Lighter 17 Dec 15 - 04:16 PM
GUEST,Hollowfox at work 17 Dec 15 - 04:26 PM
The Sandman 17 Dec 15 - 04:54 PM
The Sandman 17 Dec 15 - 05:04 PM
GUEST 17 Dec 15 - 05:29 PM
Abby Sale 17 Dec 15 - 06:00 PM
GUEST,Grishka 17 Dec 15 - 07:03 PM
Mr Red 18 Dec 15 - 03:54 AM
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Subject: Why shout 'MacIntire'?
From: Steve Parkes
Date: 02 Apr 10 - 07:25 AM

... or Mcintyre or however you want to spell it. I have a very vague recollection of asking this before, but nothing comes up on the mudcat search (or google), so ...
Most of us will recognise it from 'When the Old Dun Cow caught fire', and I guess it was a well-known catchphrase when the song was written. When I was a lad (50s, 60s) there was a string of adverts in the UK for Mackeson stout, where two bottles of stout (and I kid you not) would be boxing, running a race, or otherwise competing; one would drop behind/down/out until a bottle in the crowd yelled 'Mackeson!' and the loser would come back to life and win. It's tempting to think there's a connection here, that one came from the other.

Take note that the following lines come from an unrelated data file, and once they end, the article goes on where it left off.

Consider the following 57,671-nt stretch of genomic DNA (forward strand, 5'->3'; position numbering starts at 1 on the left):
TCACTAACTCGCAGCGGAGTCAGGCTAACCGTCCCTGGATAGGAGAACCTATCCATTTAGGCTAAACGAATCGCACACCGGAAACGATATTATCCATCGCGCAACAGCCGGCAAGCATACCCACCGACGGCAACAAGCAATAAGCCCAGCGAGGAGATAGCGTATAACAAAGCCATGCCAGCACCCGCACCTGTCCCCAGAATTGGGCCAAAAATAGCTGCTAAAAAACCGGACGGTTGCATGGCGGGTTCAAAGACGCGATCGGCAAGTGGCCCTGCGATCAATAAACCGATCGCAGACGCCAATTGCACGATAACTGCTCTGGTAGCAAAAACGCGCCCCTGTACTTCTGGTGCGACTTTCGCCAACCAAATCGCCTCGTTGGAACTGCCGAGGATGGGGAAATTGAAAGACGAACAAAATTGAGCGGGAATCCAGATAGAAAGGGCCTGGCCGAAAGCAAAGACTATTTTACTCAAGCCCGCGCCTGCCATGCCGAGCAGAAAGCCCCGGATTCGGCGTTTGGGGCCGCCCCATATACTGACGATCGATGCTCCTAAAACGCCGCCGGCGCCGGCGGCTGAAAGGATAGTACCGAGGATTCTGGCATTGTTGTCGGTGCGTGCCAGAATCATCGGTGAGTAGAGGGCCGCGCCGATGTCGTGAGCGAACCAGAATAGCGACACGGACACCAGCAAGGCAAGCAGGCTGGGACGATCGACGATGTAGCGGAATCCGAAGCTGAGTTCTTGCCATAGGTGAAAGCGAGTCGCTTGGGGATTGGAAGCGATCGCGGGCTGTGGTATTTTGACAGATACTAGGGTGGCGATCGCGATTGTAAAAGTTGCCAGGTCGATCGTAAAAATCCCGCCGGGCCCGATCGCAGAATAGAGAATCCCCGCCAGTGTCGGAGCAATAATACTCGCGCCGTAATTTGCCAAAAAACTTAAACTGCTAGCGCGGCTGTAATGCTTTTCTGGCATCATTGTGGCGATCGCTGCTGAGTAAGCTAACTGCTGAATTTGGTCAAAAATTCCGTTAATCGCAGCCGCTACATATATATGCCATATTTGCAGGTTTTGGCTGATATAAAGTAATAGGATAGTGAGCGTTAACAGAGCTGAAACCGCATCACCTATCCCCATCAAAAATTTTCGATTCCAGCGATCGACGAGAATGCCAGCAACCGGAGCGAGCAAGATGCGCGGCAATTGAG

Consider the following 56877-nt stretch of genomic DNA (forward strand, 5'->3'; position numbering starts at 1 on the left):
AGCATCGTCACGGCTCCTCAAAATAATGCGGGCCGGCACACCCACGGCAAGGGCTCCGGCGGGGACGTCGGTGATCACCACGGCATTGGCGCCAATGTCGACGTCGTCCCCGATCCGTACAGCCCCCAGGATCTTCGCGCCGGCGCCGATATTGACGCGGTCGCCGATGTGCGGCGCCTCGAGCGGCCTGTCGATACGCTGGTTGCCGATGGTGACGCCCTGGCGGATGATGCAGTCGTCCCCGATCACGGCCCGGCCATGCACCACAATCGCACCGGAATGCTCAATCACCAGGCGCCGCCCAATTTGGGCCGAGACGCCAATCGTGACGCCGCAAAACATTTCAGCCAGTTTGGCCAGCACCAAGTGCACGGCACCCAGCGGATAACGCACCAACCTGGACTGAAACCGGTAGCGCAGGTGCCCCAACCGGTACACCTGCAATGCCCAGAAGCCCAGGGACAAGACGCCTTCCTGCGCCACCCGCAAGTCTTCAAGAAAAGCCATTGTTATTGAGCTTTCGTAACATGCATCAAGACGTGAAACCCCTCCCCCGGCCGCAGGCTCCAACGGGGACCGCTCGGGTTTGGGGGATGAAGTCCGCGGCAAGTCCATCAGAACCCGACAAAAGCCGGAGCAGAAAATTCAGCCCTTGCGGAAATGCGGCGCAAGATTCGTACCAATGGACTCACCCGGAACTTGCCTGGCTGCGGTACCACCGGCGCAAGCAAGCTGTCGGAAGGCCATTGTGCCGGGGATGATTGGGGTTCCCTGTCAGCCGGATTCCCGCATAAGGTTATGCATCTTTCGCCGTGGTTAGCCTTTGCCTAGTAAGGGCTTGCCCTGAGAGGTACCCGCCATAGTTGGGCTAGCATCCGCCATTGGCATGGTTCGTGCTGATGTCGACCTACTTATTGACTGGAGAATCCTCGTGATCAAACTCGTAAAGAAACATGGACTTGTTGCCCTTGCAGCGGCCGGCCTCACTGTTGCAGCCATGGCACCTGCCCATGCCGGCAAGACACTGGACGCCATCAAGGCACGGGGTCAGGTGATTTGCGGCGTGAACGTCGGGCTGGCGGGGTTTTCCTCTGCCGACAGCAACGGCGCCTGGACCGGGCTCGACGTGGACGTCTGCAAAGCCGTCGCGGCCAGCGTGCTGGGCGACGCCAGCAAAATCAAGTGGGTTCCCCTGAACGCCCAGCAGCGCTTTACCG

Any ideas?


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Subject: RE: Why shout 'MacIntire'?
From: JHW
Date: 02 Apr 10 - 07:33 AM

Mackeson doesn't rhyme with fire


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Subject: RE: Why shout 'MacIntire'?
From: Charley Noble
Date: 02 Apr 10 - 07:35 AM

Steve-

If you plow through all the old threads on this question, I believe you'll find the suggestion that the fire chief's name was "MacIntyre."

Works for me, and it does rhyme.

Charley Noble


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Subject: RE: Why shout 'MacIntire'?
From: s&r
Date: 02 Apr 10 - 07:38 AM

Read somewhere that shouting fire in a pub was illegal if there was no fire - hence MacIntyre from the audience

Stu


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Subject: RE: Why shout 'MacIntire'?
From: John J
Date: 02 Apr 10 - 08:33 AM